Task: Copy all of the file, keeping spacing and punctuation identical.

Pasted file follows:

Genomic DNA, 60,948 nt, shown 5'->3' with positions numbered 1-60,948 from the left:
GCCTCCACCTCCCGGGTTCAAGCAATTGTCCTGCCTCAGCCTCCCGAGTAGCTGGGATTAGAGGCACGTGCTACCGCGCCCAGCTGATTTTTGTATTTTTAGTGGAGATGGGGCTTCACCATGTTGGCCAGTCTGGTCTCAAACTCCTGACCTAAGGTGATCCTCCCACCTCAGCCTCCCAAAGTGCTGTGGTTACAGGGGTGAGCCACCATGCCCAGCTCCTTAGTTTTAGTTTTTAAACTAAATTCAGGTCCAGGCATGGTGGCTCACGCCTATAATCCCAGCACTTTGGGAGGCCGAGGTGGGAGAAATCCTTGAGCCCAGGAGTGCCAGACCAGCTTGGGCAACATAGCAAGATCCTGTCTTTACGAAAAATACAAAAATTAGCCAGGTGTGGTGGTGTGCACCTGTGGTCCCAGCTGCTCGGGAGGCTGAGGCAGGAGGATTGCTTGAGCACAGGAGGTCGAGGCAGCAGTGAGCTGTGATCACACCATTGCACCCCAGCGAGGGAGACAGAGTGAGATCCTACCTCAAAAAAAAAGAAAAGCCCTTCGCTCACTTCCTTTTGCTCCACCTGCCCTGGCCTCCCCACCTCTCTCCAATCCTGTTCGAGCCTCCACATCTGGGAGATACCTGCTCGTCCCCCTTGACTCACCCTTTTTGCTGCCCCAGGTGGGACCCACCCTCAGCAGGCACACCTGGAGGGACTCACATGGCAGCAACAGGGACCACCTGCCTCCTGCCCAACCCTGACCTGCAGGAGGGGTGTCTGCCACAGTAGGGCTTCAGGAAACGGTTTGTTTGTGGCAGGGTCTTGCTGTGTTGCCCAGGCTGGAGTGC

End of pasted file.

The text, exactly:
Genomic DNA, 60,948 nt, shown 5'->3' with positions numbered 1-60,948 from the left:
GCCTCCACCTCCCGGGTTCAAGCAATTGTCCTGCCTCAGCCTCCCGAGTAGCTGGGATTAGAGGCACGTGCTACCGCGCCCAGCTGATTTTTGTATTTTTAGTGGAGATGGGGCTTCACCATGTTGGCCAGTCTGGTCTCAAACTCCTGACCTAAGGTGATCCTCCCACCTCAGCCTCCCAAAGTGCTGTGGTTACAGGGGTGAGCCACCATGCCCAGCTCCTTAGTTTTAGTTTTTAAACTAAATTCAGGTCCAGGCATGGTGGCTCACGCCTATAATCCCAGCACTTTGGGAGGCCGAGGTGGGAGAAATCCTTGAGCCCAGGAGTGCCAGACCAGCTTGGGCAACATAGCAAGATCCTGTCTTTACGAAAAATACAAAAATTAGCCAGGTGTGGTGGTGTGCACCTGTGGTCCCAGCTGCTCGGGAGGCTGAGGCAGGAGGATTGCTTGAGCACAGGAGGTCGAGGCAGCAGTGAGCTGTGATCACACCATTGCACCCCAGCGAGGGAGACAGAGTGAGATCCTACCTCAAAAAAAAAGAAAAGCCCTTCGCTCACTTCCTTTTGCTCCACCTGCCCTGGCCTCCCCACCTCTCTCCAATCCTGTTCGAGCCTCCACATCTGGGAGATACCTGCTCGTCCCCCTTGACTCACCCTTTTTGCTGCCCCAGGTGGGACCCACCCTCAGCAGGCACACCTGGAGGGACTCACATGGCAGCAACAGGGACCACCTGCCTCCTGCCCAACCCTGACCTGCAGGAGGGGTGTCTGCCACAGTAGGGCTTCAGGAAACGGTTTGTTTGTGGCAGGGTCTTGCTGTGTTGCCCAGGCTGGAGTGC